Research Paper | Urology | Egypt | Volume 10 Issue 1, January 2021
The Tree Branching Law: Correcting Misconceptions on Capillary Cross-Section Areas and Blood Speed
Abstract: The Tree Branching Law (TBL) states: The trunk of a branching tree does not give rise to branches that have cross-section areas larger than its own, meaning: The sum of all tree branches cross-section areas is less than its own trunk. The reported results demonstrate that TBL is correct. This law rule applies down the arterial tree to the terminal arterioles and capillaries, and up a green tree to its leaves. The sum of all cross-section areas of all branches at any level is less than that of the trunk. Similarly, the sum of all cross-section area of all capillaries is less than that of the aorta. The TBL thus dispels the misconceptions on cross-section areas of all capillaries are larger than the aorta and red blood cells (RBCs) speed in the capillary is very slow. It provides solid evidence with RBCs speed is fast with a speed gradient between the inlet and exit of the capillary. This allows the magnetic field-like phenomena of the G tube to cause fast capillary-ISF transfer that provide for the cell viability at rest and exercise. The physiological relevance and clinical significance of TBL are discussed.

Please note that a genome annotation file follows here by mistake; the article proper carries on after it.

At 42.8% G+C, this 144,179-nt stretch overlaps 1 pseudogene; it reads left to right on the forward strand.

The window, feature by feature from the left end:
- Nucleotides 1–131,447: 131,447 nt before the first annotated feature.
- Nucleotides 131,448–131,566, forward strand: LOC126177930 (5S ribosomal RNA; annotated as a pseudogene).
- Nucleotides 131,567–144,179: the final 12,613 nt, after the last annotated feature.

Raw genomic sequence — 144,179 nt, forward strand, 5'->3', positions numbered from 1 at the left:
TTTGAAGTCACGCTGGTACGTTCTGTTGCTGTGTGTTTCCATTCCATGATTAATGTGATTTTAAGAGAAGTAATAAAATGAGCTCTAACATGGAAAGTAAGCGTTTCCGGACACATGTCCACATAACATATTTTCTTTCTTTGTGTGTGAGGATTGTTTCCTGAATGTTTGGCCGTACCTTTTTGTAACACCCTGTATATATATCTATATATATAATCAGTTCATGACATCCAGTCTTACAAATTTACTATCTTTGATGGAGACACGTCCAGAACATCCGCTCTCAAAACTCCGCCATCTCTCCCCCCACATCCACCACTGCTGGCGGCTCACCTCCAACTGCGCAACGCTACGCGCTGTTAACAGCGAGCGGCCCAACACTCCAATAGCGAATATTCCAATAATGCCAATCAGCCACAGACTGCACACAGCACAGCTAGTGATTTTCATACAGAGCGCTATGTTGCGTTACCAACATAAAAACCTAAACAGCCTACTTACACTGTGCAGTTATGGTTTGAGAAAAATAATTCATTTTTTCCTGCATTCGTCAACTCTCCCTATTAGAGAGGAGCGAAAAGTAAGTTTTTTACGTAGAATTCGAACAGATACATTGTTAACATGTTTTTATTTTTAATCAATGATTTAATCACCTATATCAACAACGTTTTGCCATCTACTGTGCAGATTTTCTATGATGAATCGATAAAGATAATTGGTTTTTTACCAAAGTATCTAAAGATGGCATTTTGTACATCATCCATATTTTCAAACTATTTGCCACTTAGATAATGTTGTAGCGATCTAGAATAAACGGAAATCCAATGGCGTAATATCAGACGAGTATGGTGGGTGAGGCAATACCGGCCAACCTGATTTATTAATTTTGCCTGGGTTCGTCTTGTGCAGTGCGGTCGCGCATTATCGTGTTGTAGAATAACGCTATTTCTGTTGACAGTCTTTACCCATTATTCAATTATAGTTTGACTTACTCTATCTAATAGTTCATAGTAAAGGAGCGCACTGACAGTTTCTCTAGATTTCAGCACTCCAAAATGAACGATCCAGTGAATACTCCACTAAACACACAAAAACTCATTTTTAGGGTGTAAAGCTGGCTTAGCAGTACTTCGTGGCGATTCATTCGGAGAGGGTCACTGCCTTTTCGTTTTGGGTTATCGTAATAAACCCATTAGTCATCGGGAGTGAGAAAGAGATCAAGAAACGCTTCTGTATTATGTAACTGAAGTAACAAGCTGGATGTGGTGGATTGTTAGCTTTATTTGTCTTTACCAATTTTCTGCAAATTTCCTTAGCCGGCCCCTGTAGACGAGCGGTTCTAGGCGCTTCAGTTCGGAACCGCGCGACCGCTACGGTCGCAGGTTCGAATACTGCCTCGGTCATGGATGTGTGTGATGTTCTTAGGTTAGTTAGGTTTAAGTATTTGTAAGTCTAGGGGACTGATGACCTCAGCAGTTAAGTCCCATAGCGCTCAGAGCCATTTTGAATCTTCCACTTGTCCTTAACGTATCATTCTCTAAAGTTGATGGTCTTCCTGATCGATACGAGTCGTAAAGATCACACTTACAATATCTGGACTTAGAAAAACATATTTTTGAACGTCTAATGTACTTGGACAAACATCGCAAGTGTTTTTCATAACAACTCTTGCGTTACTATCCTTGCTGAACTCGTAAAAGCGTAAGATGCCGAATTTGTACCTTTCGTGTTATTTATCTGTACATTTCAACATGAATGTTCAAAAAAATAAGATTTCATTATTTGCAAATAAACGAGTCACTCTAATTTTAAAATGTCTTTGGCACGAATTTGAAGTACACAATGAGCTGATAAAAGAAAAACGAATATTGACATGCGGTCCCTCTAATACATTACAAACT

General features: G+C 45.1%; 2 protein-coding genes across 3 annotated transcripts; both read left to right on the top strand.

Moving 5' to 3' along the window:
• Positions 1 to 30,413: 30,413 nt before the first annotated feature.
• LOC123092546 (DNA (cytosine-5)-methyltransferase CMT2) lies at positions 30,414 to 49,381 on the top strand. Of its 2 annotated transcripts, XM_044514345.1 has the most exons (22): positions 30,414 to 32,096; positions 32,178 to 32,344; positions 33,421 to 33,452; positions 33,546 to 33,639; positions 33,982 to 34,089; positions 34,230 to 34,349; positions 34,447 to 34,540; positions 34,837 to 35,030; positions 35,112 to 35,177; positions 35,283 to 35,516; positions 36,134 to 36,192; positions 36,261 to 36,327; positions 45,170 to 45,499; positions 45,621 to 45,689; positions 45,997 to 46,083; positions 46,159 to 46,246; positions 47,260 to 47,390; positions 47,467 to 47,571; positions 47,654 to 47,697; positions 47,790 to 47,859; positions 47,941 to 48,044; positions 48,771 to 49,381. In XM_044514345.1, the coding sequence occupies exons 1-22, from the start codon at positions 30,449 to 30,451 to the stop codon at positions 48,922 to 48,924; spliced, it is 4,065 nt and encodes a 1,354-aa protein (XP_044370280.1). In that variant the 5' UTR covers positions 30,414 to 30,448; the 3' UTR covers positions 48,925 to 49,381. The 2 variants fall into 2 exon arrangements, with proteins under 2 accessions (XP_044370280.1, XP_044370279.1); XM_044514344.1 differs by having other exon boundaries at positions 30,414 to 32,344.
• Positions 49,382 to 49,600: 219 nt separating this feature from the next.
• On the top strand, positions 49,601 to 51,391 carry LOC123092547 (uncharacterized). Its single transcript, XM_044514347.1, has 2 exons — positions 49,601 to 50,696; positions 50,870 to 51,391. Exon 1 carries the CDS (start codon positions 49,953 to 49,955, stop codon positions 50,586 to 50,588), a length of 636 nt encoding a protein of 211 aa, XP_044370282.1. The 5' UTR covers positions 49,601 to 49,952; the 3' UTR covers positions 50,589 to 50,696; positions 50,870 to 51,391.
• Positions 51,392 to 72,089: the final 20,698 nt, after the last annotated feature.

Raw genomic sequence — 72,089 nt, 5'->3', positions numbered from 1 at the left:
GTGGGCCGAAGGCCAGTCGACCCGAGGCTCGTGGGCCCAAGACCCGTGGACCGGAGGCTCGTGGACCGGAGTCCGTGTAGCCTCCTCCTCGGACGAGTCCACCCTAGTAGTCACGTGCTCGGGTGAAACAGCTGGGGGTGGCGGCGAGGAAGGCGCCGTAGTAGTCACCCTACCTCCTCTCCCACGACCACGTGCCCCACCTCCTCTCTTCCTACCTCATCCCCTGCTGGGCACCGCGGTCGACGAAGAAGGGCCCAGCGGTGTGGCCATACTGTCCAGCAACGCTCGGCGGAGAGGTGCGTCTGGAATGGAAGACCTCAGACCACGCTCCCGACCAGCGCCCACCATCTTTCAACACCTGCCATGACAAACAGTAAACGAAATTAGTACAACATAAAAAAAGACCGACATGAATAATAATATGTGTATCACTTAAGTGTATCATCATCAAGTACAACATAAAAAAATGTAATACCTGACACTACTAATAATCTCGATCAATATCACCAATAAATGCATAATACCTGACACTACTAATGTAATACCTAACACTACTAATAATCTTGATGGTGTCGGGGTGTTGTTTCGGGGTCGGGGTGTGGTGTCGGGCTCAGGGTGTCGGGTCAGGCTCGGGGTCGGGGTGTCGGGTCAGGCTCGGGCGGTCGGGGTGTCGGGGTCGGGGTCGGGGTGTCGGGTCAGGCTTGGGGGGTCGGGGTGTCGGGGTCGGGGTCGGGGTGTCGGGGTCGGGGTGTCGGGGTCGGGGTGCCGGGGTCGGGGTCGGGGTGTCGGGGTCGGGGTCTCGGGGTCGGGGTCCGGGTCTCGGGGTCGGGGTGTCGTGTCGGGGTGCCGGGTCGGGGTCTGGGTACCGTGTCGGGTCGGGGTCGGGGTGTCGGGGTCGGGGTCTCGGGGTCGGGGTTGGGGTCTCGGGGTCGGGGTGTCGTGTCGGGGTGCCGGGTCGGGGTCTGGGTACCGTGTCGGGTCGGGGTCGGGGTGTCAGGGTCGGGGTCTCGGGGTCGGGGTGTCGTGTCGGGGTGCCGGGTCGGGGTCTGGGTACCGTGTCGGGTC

Keywords: Hydrodynamics, Hemodynamics, Capillary physiology and anatomy, Tree branching law, Green trees, Arterial trees, Red Blood Cells RBCs speed
Edition: Volume 10 Issue 1, January 2021,
Pages: 1409 - 1418
How to Cite this Article?
Dr. Ahmed N. Ghanem, "The Tree Branching Law: Correcting Misconceptions on Capillary Cross-Section Areas and Blood Speed", International Journal of Science and Research (IJSR), Volume 10 Issue 1, January 2021, pp. 1409-1418, https://www.ijsr.net/get_abstract.php?paper_id=SR21122113521
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